As for what you can do with a jailbroken PS5 right now, you’ll get access to the system’s debug menu. You can also install games from outside the PlayStation Store, but you cannot run third-party software.
Modder Lance McDonald tested the jailbreak and was able to install the PT demo, the famous teaser of the canceled Silent Hills game. However, he was unable to start playing the game. Although the exploit offers read/write access to the PS5, there is currently no way to execute the downloaded files. In any case, PT is not backwards compatible with PS5.
It is currently unlikely that this jailbreak will be widely used anytime soon due to its limitations and the fact that Sony can ban modder accounts. On top of that, there is a risk of locking the console at that time. However, it may give other hackers and modders a foundation to build more robust jailbreak tools.
Hacker Hacked Fast Company’s Apple News Account and Spread Racist Messages
An unknown hacker was able to access the business publication Fast Company’s Apple News account and sent out a series of obscene and racist messages via push notifications. Subscribers are the victims.
Fast Company confirmed the hack, and so did Apple. The incident is currently under investigation.
“Fast Company’s Apple News account was hacked Tuesday night. After that, two push notifications with obscene and racist content were sent with a minute interval. The messages are disgusting and do not match Fast Company content. We are investigating the incident and have also paused feed updates and closed FastCompany.com until we are confident the situation has been resolved.“, – noted in the publication.
Shortly before the shutdown, the hacker himself posted an entire article on the Fast Company website, where he described in detail how he managed to bypass the protection. It turned out that the accounts on the site were protected by the same password, this also applies to the account of the site administrator. Having gained access to them, the hacker was able to get to the authentication tokens and log in to Apple News.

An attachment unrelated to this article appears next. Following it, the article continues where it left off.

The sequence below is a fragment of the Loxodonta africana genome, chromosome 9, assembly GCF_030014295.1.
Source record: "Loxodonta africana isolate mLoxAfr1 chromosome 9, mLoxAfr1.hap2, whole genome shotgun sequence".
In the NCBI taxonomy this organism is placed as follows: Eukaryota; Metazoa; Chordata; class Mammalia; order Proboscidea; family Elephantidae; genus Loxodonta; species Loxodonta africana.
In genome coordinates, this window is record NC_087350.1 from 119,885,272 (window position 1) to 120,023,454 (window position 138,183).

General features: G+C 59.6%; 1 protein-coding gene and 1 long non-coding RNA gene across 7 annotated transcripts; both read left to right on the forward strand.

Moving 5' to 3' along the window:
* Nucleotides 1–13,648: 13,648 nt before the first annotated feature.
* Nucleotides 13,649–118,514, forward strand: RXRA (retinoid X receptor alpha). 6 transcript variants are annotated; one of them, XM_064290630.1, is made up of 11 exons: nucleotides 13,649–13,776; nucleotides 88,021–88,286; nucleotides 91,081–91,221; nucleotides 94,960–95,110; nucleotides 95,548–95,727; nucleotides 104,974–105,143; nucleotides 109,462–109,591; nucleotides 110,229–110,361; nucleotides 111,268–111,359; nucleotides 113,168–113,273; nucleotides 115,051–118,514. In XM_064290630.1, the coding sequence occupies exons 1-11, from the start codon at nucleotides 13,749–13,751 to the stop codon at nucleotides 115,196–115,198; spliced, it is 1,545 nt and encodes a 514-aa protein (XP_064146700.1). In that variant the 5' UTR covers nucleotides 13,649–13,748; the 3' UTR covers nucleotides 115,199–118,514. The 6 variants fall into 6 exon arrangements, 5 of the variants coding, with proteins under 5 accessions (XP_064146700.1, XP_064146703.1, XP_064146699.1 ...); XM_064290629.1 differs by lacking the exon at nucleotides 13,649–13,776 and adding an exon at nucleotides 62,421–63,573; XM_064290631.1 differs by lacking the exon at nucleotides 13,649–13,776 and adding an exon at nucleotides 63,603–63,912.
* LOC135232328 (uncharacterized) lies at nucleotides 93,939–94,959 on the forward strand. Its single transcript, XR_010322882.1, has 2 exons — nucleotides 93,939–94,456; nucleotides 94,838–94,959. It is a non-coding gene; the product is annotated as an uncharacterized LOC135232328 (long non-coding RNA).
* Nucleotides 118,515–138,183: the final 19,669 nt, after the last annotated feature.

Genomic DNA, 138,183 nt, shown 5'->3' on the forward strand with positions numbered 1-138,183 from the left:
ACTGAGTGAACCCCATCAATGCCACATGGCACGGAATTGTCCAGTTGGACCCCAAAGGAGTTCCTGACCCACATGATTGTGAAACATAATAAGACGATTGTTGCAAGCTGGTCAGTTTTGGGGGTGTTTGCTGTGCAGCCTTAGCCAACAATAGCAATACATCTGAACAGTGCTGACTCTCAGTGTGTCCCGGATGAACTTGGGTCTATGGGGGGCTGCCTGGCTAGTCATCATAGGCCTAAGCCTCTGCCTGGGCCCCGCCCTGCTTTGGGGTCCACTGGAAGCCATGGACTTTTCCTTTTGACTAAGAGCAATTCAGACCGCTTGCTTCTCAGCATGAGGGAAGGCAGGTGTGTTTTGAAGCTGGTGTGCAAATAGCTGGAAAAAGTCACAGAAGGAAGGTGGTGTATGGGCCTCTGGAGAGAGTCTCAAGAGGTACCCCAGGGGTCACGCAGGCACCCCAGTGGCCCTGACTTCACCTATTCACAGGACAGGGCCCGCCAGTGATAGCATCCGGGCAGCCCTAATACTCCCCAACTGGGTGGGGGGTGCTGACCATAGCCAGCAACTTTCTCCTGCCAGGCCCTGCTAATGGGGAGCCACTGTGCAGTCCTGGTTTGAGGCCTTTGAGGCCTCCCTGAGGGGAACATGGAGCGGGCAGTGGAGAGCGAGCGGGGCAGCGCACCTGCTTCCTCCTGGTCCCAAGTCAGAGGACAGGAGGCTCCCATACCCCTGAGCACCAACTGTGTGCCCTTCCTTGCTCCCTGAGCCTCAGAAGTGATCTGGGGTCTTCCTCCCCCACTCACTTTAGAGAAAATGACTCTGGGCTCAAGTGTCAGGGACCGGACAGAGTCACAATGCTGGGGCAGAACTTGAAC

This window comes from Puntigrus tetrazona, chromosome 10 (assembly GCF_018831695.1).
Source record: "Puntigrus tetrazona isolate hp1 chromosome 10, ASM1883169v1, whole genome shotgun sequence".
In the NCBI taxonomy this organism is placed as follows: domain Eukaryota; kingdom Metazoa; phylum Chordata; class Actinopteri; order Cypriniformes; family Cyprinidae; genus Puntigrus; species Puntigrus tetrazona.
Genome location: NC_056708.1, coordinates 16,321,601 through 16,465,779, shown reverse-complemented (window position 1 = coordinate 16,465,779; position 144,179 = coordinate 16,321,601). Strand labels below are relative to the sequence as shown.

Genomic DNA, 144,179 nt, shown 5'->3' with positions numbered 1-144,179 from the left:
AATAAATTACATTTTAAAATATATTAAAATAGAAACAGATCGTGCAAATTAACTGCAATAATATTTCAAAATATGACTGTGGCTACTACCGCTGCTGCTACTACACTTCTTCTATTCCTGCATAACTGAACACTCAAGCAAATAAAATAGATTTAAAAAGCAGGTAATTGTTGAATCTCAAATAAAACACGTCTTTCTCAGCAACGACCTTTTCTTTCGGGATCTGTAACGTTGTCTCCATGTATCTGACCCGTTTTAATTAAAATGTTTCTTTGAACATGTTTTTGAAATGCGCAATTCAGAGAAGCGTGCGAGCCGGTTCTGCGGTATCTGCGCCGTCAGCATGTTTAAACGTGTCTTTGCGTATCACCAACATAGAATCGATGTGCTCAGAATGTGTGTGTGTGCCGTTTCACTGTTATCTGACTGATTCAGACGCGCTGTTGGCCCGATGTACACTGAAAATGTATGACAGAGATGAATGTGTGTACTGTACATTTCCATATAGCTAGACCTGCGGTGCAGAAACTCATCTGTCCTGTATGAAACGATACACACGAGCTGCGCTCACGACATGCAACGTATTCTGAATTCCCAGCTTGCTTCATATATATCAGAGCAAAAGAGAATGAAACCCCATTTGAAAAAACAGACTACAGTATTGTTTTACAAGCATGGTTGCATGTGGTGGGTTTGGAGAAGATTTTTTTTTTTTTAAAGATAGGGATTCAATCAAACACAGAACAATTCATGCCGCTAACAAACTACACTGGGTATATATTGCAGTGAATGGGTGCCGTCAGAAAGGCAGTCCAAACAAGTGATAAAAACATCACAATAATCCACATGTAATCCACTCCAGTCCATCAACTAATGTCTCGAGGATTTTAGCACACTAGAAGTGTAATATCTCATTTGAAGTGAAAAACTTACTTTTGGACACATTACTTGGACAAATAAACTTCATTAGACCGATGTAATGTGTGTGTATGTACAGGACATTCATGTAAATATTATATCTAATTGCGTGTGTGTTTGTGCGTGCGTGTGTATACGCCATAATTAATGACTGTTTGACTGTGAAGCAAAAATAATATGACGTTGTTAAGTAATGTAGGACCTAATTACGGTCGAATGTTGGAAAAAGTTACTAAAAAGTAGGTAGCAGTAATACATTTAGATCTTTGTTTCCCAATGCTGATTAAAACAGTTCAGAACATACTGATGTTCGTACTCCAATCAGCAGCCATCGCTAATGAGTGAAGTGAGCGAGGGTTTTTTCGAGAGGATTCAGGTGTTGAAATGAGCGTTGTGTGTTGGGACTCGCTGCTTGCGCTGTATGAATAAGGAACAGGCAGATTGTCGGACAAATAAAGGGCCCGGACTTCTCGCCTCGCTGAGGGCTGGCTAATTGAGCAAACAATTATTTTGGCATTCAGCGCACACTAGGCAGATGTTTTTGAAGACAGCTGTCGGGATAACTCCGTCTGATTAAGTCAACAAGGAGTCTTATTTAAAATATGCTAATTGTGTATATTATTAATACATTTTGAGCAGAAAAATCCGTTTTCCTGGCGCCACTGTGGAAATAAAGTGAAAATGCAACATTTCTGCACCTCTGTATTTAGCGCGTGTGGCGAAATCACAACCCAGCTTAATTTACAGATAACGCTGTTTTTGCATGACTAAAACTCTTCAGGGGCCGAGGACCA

At the same time, in addition to hooliganism, no financial losses or manipulations were recorded.
Young hacker who leaked GTA 6 material denies his guilt
The 17-year-old hacker, who was previously arrested in the UK on suspicion of hacking Rockstar Games and Uber, has pleaded not guilty. According to police, he appeared in court over the weekend, but refused to plead guilty to PC misuse. At the same time, he admitted that he violated the conditions of release on bail. Now he is being held in a juvenile detention center.
According to investigators, the 17-year-old is part of the Lapsus$ hacker group and is behind the recent leak of videos and other details of the $2 billion GTA 6 game.
Earlier, a hacker under the nickname teapotuberhacker published an archive with video and source code from an early version of GTA 6, which has already gone viral. Take-Two tried to stop the spread of the leak, but it was only partially successful.
The hacker also said that it was he who attacked the Uber computer system, gaining access to correspondence, email addresses, and so on.
At the moment, the investigation is ongoing, so it is not yet clear how this story will end.